Bayer, not taxpayers, must pay for GM rice testing in Europe

1 September 2006

Brussels, 1 September 2006 - Friends of the Earth Europe today demanded that biotech giant Bayer finances all European food testing for its illegal genetically modified (GM) rice. EU member states are obliged to carry out testing of foods on their shelves following contamination of the food chain in the US with Bayer's experimental GM rice. The call comes as European authorities today published on the internet the official protocol for European laboratories to follow when testing foods for the illegal GM rice [1].

The European Commission has left the extent of testing to the discretion of each member state. But countries will have to pay for the testing themselves and each individual test can cost over 200 Euros. Bayer announced this week that its profits in the second quarter of 2006 have risen to over 7, 000 million Euros.

Friends of the Earth's GM Campaigner, Clare Oxborrow, said:
"Authorities and rice importers throughout Europe must now conduct expensive testing to prevent US rice, contaminated with an illegal GM strain, from entering our food chain. These tests are essential, but European taxpayers must not be made to pay. Instead Bayer, the biotech company responsible for this pollution, must take full responsibility for its incompetence and foot the bill."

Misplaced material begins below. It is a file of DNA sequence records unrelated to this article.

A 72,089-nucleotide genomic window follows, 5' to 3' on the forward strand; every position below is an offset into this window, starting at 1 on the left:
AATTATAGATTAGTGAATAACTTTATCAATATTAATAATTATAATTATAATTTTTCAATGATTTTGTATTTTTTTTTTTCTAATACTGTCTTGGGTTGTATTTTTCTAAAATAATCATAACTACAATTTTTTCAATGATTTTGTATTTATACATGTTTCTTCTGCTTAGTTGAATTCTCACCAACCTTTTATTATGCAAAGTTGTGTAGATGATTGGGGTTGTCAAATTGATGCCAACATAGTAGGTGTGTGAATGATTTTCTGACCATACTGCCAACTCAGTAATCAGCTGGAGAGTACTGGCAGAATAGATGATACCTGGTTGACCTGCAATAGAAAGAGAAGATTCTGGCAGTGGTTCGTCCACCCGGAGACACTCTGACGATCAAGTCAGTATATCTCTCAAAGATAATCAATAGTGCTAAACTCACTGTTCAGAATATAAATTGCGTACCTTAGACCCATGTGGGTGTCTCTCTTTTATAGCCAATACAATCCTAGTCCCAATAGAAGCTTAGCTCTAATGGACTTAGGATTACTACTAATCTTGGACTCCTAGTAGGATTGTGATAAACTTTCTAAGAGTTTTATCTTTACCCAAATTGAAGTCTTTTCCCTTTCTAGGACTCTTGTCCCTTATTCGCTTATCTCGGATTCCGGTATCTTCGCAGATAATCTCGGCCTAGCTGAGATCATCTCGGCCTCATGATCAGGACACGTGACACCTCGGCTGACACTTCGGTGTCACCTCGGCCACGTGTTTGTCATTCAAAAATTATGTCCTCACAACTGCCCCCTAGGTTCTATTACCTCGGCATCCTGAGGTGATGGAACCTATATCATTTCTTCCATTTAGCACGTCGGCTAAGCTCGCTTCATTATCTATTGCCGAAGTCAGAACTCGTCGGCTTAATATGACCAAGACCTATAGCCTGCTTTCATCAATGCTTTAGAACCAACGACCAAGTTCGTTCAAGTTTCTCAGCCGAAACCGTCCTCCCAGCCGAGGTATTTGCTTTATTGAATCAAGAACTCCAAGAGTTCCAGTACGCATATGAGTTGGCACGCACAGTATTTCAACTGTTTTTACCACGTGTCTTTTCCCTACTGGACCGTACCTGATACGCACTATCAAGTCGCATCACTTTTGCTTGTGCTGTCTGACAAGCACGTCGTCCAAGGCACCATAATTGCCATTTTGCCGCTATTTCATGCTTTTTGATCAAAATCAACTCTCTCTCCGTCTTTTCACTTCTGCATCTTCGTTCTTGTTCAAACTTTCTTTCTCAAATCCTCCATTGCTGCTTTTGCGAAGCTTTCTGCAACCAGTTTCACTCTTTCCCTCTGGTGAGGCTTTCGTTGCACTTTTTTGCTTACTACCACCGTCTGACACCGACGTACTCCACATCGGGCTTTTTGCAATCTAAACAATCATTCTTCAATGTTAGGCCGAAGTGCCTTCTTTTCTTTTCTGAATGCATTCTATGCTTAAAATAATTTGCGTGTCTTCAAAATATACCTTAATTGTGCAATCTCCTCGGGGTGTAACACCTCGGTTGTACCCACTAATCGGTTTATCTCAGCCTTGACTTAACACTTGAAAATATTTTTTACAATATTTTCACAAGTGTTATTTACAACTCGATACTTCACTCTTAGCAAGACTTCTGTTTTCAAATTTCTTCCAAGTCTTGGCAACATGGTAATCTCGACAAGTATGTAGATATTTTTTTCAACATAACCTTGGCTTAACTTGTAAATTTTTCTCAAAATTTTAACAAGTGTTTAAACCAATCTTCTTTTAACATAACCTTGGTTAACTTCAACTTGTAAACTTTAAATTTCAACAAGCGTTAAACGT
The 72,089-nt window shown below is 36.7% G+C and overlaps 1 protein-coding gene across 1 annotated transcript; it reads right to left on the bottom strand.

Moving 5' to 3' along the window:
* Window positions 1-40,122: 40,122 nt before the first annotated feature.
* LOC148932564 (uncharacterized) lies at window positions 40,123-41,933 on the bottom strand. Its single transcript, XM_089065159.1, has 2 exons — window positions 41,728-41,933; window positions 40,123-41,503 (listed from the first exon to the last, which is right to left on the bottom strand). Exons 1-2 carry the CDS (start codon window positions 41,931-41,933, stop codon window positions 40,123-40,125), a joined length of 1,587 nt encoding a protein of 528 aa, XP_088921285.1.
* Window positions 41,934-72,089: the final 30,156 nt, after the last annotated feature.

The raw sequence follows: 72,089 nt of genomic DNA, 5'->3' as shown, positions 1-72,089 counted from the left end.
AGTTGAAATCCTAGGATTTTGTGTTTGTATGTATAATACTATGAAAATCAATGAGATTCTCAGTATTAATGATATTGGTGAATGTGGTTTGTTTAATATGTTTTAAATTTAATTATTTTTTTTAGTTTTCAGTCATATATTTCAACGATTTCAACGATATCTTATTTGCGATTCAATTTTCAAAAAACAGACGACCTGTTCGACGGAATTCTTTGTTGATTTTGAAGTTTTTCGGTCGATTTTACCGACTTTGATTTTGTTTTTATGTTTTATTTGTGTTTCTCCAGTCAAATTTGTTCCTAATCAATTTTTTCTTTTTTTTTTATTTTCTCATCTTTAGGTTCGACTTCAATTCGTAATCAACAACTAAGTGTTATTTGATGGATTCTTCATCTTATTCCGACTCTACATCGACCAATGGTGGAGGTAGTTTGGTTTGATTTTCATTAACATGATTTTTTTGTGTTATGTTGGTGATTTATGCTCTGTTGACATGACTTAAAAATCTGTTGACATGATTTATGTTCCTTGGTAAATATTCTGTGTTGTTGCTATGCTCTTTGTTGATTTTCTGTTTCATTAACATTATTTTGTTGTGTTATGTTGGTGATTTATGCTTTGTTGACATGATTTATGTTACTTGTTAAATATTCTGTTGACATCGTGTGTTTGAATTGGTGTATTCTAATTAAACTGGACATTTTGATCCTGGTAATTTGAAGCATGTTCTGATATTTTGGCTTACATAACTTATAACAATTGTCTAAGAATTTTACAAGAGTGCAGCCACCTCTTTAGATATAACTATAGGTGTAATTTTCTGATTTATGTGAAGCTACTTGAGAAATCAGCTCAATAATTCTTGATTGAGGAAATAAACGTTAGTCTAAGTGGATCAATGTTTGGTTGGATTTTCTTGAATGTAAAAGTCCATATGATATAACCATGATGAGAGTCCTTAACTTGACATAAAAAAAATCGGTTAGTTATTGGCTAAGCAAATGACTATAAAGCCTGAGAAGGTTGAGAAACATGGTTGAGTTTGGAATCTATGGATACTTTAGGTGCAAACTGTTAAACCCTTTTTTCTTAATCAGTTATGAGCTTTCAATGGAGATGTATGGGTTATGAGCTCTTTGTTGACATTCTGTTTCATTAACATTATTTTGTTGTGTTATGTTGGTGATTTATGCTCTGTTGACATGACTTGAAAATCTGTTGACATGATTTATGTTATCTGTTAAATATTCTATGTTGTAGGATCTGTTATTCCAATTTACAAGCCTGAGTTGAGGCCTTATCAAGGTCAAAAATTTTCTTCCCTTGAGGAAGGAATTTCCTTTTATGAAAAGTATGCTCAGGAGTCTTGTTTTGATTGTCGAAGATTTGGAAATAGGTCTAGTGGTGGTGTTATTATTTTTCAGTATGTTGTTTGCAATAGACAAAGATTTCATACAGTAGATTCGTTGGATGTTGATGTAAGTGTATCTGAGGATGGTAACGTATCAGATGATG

"It is clear that the GM industry cannot safely control its activities. When incidents like this happen, the industry must be forced to accept liability".

LL601 is a rice strain that was grown experimentally by Bayer CropScience between 1999 and 2001 in the US. It was not contained effectively, resulting in contamination of rice supplies in the food chain [2]. LL601 is not approved for commercial growing or human consumption, and the health and environmental impacts have not been fully investigated. Currently, no GM rice is allowed to be grown or imported into the EU.

Testing of rice in the United States for the GM strain LL601 has reportedly produced a significant number of positive results [3], indicating that rice imported into the EU from the same supply chain is very likely to also be contaminated. A shipment of rice suspected of containing the illegal GM rice is being held in the Netherlands while Dutch authorities carry out testing.

The multinational giant Bayer is being sued by rice farmers in Arkansas, Missouri, Mississippi, Louisiana, Texas and California, after rice prices dramatically dropped following contamination by the LL601 genetically modified variant.

The protocol for testing has been validated by the EU and circulated to the European Network of GMO Laboratories [4]. Official authorities from the member states as well as private operators are expected to submit samples for testing in the next few days.

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NOTES:

[1] LL601 test protcol on Joint Research Council website

[2] Friends of the Earth Europe press release

[3] Delta Farm Press report

[4] European Network of GMO Laboratories

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